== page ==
I am trying to figure out how to finish the back of my canvas professionally. Any help would be great
To present it professionally does the artist need to do anything special such as use brown paper and staple to the back or leave it without a backing?
Does the color extend all the way to the very back of the canvas or should one paint it white? I know the edges are to be colored with black or wrap the color around but the very back always has messy paint, should anything be done with this area?
Also, where ideally would the artist place information such as title and signature, size on the lip of the canvas on the back or anywhere on the canvas backing, and is that ideally done in a micron pen?
Thank you for your help.
Hi Roe, I think I can answer two of your questions and will check back to see what others say about question 3. I wonder about that as well.
Question 1. I do not do anything to the back of the canvas except trim any excess folded bits to be all about the same size.
Question 2. Always neaten up the folded edges with white gesso or white paint so it looks clean. This was drilled into us at a workshop years ago and has stuck with me. It does really look so much better.
Happy painting, Barb
Thanks so much for responding, this is a real help. Let me know when you have some information on how to sign the back of the canvas with title etc…and if it is in mirco pen or another type.
I have one other question would you know how to safely transport canvas to a art show without them getting damaged? I have damaged so many of them.
I have card board corner on the canvas now but they will not stay on and keep falling off. I read somewhere to use parchment paper and tape it over the front and then place it in bubble wrap
All help is greatly appreicated.
I paint on primed and gessoed hardboard. I coat the back, white. I write the title and location on the back and my website address. I also write a couple of sentences about, the painting or location or experience while painting there. I paint on location. Collectors love that there is a message on the back of my work. It feels personal. Hope that helps.
Thanks that is interesting about writing about the peice
How large are the canvases you are talking about?
Are they gallery wrapped (finished folded canvas sides meant to be painted) or a standard type meant to be framed?
What are the measurements of the stretcher bars? ie; 3/4", 1", 1.5", 2’ ?
It makes a difference for the answer.
I have a range of sizes from 16x12 ,16x20,18x24 and 20x20 they are Michaels Artists 1 and Artist 2 canvas. Not framed they are meant to be painted.
And would you know a nice safe easy way to transport them? How would you wrap them for transport?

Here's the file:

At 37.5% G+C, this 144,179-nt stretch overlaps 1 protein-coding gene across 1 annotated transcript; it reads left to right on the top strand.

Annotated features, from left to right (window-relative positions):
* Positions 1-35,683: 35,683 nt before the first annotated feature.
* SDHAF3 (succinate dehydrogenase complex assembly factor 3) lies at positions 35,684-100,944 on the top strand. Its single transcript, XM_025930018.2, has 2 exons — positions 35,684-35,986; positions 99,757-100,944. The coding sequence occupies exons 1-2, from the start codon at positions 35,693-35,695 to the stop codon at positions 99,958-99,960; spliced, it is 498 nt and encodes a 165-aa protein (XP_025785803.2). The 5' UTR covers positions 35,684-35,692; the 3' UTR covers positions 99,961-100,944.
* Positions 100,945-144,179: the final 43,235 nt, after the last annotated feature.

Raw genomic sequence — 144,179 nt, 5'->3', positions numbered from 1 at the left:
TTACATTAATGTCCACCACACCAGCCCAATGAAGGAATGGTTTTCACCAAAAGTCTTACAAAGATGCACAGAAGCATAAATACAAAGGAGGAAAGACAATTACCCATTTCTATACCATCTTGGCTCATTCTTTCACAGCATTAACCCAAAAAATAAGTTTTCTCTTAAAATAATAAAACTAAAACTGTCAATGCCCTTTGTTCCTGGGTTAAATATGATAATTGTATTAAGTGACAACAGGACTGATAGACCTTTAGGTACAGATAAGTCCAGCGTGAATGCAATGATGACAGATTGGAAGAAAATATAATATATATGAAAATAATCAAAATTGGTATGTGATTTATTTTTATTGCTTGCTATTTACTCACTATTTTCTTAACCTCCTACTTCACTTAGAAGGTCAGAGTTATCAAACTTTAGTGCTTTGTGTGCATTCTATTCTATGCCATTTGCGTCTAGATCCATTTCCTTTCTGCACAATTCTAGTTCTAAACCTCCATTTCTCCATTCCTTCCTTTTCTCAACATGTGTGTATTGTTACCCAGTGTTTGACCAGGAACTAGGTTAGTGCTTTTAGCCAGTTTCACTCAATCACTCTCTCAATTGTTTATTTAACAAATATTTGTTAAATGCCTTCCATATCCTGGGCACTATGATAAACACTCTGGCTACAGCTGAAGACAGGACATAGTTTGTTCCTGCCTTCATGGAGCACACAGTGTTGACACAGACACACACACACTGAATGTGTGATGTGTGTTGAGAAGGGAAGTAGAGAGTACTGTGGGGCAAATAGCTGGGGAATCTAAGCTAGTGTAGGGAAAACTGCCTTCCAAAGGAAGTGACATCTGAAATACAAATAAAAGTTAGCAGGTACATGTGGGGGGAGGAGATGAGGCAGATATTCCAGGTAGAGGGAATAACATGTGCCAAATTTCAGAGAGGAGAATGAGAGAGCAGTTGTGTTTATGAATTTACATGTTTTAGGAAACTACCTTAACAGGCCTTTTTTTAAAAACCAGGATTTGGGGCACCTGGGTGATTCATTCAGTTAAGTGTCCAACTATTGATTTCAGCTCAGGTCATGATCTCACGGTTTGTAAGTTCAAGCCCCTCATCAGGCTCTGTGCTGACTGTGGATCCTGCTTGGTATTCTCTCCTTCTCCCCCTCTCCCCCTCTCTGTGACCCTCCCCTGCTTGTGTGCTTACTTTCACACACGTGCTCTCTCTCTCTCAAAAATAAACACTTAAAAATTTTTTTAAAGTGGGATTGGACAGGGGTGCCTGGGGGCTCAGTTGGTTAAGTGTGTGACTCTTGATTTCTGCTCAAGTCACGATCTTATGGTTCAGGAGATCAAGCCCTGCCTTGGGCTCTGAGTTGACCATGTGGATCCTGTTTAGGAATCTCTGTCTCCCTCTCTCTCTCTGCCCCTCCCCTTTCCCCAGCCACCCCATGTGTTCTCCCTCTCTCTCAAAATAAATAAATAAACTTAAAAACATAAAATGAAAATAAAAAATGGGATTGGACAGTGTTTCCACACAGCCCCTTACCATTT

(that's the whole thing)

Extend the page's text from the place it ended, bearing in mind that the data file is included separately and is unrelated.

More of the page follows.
Thanks for your help
What type of board do you use?
I use hardboard or what is sometimes called masonite. I buy big sheets and cut them to size. I seal with gak, then apply 2 coats of primer, like Zisser. Lightly sand, then a coat of gesso, sand again and apply final coat. Then I tint with a transparent color. Hope that helps
Thank you for sharing that info!
If you prefer to extend the background color to the back, ensure that it’s done neatly and uniformly. However, leaving it white or a neutral color is a common practice. This helps keep the back of the canvas looking clean and professional.
With Question 3, I think placing the information on the lip of the canvas is a popular choice. This keeps the information discreet and close to the artwork. You can also include this information on the backing paper you attach to the back of the canvas. This is useful if you want to keep the front of the canvas completely free of any distractions. I find using a Micron pen or other archival-quality pen is great. These pens are fade-resistant and provide a professional look.
Thank you for answering my questions. I always thought the excess paint on the very back of the canvas looked unprofessional so I will be painting it white to have it have the clean look. Over the years I have tried many pens I will retry the mirconpen.
You have been a great help
Many artists choose to leave the back of the canvas clean, without any backing. This is a minimalist approach and is suitable when the back won’t be visible, such as when the canvas is framed. If you go this route, ensure that any excess staples or rough edges are neatly trimmed and the stretcher bars are well-assembled. Besides, I think attaching a sheet of acid-free brown kraft paper to the back of the canvas provides a clean and professional appearance. This not only covers the staples and stretcher bars but also adds a layer of protection against dust and debris.